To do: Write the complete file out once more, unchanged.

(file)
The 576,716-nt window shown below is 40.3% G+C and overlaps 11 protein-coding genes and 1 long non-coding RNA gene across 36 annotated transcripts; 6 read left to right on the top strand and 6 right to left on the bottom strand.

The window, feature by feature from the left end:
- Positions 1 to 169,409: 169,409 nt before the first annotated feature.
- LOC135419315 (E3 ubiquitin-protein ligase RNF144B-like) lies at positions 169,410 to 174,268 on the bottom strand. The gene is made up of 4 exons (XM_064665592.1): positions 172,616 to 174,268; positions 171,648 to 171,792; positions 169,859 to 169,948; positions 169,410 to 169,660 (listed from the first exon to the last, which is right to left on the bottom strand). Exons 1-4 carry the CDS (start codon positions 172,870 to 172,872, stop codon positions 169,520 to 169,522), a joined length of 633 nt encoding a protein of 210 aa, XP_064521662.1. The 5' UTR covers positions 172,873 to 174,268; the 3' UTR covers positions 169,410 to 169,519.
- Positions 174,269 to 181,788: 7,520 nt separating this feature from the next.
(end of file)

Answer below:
The 576,716-nt window shown below is 40.3% G+C and overlaps 11 protein-coding genes and 1 long non-coding RNA gene across 36 annotated transcripts; 6 read left to right on the top strand and 6 right to left on the bottom strand.

The window, feature by feature from the left end:
- Positions 1 to 169,409: 169,409 nt before the first annotated feature.
- LOC135419315 (E3 ubiquitin-protein ligase RNF144B-like) lies at positions 169,410 to 174,268 on the bottom strand. The gene is made up of 4 exons (XM_064665592.1): positions 172,616 to 174,268; positions 171,648 to 171,792; positions 169,859 to 169,948; positions 169,410 to 169,660 (listed from the first exon to the last, which is right to left on the bottom strand). Exons 1-4 carry the CDS (start codon positions 172,870 to 172,872, stop codon positions 169,520 to 169,522), a joined length of 633 nt encoding a protein of 210 aa, XP_064521662.1. The 5' UTR covers positions 172,873 to 174,268; the 3' UTR covers positions 169,410 to 169,519.
- Positions 174,269 to 181,788: 7,520 nt separating this feature from the next.